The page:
Appearance. This thick-bodied snake has a distinctive triangular head, which is unmarked and rust to brown in color. Its body is rust-orange to yellow, brown, or occasionally gray with dark brown to black chevrons, or cross bands. Its velvet-black tail ends in a cream-colored, segmented rattle. An adult rattlesnake can reach up to 54 inches in length, but averages 28 to 36 inches.
Range and Habitat. Timber rattlesnakes are found in the blufflands of southeastern Minnesota. They den in limestone rock cavities, where they can get below the frost line and hibernate communally for winter.
During their active period, typically May through early October, timber rattlesnakes bask on bluff prairies found on south- and west-facing slopes. In late May to June, males and nonpregnant females move off into surrounding forests to hunt. Pregnant (gravid) females tend to stay on the bluffs and bask on rocks to incubate their young. The DNR works on public and private lands to improve habitat for this and other bluff prairie species.
Diet. Minnesota has 17 native species of snakes, but only two are venomous. The timber rattlesnake is one. (The massasauga has not been reported here for more than 25 years.) It uses its hollow fangs to inject venom, which soon immobilizes its prey—rodents, squirrels, and other small mammals. The snake uses heat-sensing pits on its face to relocate prey, which it then consumes whole.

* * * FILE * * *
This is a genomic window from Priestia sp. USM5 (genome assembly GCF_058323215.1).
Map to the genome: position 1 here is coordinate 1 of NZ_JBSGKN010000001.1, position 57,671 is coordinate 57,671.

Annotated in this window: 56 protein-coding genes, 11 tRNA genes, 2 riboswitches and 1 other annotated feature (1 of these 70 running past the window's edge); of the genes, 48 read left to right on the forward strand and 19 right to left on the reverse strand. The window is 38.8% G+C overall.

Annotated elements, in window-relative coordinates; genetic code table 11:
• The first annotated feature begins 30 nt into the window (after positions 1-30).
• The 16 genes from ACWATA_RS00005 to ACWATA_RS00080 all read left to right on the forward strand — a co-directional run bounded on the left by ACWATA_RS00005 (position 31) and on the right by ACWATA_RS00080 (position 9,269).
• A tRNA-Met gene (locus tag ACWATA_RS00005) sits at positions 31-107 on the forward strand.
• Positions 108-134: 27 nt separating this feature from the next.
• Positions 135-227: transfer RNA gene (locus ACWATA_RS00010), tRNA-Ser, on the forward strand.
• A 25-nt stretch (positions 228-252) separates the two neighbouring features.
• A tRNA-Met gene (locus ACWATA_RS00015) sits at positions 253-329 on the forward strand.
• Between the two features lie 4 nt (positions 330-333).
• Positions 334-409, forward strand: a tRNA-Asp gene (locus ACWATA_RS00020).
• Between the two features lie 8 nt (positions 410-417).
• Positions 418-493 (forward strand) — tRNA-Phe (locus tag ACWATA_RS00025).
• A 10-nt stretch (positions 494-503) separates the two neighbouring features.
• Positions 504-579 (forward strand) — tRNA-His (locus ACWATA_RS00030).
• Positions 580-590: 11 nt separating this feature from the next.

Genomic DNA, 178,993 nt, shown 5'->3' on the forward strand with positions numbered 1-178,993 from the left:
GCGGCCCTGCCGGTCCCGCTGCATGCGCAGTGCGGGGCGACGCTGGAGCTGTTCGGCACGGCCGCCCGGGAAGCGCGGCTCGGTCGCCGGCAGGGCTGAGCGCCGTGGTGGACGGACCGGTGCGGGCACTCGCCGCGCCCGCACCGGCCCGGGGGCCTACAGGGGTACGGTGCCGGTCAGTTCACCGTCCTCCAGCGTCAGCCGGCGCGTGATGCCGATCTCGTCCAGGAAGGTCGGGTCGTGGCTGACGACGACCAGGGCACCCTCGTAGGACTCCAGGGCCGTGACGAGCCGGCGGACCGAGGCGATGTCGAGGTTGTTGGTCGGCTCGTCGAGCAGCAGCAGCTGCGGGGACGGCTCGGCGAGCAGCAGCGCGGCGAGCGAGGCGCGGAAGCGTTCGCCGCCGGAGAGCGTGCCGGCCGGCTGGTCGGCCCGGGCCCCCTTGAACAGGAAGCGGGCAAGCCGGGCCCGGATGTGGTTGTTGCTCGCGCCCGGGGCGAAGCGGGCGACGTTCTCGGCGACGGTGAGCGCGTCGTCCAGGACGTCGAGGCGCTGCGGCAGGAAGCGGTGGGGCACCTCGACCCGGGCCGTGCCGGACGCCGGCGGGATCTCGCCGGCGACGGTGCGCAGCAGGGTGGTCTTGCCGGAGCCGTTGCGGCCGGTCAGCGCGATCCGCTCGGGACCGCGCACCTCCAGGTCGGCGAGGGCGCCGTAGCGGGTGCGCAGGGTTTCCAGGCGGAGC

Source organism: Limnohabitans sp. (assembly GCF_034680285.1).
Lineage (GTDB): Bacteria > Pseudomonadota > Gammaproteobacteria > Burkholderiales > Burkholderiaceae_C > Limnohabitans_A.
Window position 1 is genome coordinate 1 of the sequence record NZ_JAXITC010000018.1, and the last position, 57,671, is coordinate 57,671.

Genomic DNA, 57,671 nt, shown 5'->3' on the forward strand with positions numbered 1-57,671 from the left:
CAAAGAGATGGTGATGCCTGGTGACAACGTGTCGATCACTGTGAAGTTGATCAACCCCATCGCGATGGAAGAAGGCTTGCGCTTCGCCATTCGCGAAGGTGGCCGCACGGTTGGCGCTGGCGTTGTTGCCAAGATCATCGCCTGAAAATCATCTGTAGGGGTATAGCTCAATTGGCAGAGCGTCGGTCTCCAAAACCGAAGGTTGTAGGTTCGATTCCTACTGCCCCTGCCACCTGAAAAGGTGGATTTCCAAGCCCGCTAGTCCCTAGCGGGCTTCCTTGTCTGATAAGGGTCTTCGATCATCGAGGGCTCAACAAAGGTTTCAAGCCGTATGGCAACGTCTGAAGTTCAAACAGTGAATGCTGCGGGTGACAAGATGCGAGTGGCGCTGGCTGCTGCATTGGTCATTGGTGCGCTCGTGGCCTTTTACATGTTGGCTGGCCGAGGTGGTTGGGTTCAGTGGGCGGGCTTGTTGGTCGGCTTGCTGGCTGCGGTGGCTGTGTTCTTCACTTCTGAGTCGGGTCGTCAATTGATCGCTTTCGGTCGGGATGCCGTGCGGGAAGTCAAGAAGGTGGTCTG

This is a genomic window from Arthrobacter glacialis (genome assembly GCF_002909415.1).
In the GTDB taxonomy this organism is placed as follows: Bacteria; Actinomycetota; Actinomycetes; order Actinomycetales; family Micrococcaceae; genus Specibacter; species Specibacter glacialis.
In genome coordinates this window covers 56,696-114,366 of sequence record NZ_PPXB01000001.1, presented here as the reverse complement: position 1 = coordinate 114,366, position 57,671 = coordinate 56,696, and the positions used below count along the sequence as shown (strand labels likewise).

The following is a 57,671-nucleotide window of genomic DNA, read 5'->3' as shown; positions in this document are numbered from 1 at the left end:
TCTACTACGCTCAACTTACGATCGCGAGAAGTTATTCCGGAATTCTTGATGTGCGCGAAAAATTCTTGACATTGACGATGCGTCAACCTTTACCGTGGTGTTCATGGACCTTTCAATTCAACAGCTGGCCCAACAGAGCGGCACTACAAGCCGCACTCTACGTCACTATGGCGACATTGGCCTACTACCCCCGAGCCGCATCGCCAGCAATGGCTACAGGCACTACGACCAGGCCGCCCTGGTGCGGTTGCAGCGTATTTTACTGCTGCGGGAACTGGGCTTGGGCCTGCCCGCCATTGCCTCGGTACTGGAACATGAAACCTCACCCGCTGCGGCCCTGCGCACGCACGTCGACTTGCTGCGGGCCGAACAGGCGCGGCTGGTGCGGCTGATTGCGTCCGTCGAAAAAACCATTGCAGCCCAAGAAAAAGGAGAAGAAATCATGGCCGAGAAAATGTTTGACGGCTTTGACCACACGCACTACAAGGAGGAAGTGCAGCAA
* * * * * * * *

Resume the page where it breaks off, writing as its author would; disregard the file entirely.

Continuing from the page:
Life History. Females give birth to seven to 10 live young in September. Newborns, or neonates, are about 12 to 14 inches long. They are born with a button rattle and add a segment each time they shed their skin. Gray with black chevrons, neonates take on adult coloration as they grow and shed.
The female stays with her young for about two weeks and then moves off to feed before going into hibernation. The neonates feed, shed, and follow scent trails, left by adult snakes, back to the den.
Timber rattlesnakes are a long-lived species compared with some other snakes and reptiles. They live 20 years or more in the wild. In Minnesota, due to our northern climate, they do not reach reproductive maturity until they are 6 to 11 years old. They do not reproduce every year, so a female may produce only three to five litters in her life. This low reproductive rate makes recovery difficult for threatened populations.
Status. This species was once hunted because of bounties paid by local governments in Minnesota. Bounties ended in 1989. The timber rattlesnake has been listed as a threatened species in the state since 1996. Habitat changes and fragmentation are a threat, but human persecution is also a significant concern.
Jaime Edwards, DNR nongame wildlife specialist